Investors seeking $200m in compensation from the corporate regulator over the collapse of a retirement village group say they are trapped in a catch-22 situation because no one in government will consider their claim.
The Australian Securities and Investments Commission says its authorisation to make decisions under a scheme designed to compensate people for bad decisions by regulators expired in 2015, so the call rests with the responsible minister – the federal treasurer, Josh Frydenberg.
But Treasury officials and Jane Hume, the financial services minister, have told investors that Frydenberg cannot make a decision because doing so would interfere with Asic’s independence.
The bureaucratic impasse is yet another blow for long-suffering investors in the Prime Retirement and Aged Care Property Trust, who have spent more than a decade trying to recover some of the money they poured into the group, without success.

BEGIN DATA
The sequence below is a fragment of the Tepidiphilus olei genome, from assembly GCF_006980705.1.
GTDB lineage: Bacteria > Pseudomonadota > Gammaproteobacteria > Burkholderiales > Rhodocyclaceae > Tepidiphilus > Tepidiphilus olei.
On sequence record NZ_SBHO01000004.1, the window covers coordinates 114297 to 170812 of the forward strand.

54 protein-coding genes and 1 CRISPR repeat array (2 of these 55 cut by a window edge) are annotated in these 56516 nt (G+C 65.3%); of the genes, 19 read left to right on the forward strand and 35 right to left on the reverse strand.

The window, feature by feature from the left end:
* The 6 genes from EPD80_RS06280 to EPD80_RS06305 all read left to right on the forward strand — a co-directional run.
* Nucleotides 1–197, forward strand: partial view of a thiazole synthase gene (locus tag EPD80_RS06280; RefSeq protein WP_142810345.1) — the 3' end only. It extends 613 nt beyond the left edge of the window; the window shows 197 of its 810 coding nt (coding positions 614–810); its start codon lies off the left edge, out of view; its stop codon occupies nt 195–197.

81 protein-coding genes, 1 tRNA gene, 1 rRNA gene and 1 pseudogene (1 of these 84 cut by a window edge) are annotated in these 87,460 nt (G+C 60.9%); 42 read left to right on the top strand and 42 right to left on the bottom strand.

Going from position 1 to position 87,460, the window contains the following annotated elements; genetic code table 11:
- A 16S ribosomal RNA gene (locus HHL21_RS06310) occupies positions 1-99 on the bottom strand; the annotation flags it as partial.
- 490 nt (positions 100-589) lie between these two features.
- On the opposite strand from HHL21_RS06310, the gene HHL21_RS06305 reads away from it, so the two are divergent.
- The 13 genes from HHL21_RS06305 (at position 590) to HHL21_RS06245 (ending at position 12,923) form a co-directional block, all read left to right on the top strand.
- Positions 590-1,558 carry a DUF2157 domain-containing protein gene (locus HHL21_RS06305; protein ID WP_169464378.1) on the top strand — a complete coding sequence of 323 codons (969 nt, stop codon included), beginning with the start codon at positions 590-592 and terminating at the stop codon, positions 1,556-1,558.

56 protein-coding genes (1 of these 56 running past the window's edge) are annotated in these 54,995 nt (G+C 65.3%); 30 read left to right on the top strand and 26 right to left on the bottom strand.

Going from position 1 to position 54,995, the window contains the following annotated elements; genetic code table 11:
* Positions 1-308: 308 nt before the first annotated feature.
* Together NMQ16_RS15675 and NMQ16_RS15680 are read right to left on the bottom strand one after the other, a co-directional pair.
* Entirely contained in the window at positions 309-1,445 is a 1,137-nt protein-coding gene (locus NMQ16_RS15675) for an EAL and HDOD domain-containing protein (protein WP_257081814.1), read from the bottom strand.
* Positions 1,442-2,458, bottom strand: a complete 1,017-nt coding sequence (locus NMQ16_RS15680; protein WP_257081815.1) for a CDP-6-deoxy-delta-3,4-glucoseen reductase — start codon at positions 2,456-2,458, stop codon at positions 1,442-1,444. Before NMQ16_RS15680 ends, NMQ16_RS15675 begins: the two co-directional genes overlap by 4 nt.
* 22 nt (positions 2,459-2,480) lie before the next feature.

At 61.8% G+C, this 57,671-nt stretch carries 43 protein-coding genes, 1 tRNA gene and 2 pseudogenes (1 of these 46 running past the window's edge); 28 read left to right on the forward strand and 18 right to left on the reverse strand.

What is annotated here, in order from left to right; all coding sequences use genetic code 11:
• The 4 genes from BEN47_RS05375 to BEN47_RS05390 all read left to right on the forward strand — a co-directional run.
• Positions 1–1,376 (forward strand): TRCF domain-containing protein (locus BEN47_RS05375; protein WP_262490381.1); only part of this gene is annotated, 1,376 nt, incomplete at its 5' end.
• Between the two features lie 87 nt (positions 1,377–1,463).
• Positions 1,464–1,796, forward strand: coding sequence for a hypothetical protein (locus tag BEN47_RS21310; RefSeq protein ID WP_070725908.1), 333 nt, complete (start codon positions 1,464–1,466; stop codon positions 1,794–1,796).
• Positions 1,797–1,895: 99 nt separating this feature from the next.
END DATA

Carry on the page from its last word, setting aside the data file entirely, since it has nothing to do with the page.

Prime Trust collapsed in 2010, taking with it $550m invested by more than 9,000 unit holders.
“We’re just in limbo,” said Steve O’Reilly, one of the organisers of the Prime Trust Action Group, which represents investors in the failed venture. “But if this is allowed to stand, then there’s just no accountability, Asic can do whatever it wants and act in a cavalier way, and with no regard to investors.”
In their claim for compensation, the investors say Asic should never have trusted Prime Trust’s prime mover, Melbourne businessman Bill Lewski, to run an investment group using other people’s money.
Entities associated with Lewski, who boasts a shock of corkscrew white hair, drives a Porsche and lives in the ritzy seaside suburb of Brighton, made an estimated $93m out of Prime Trust through transactions that have been the subject of much bitterness – and legal action – since its collapse in 2010.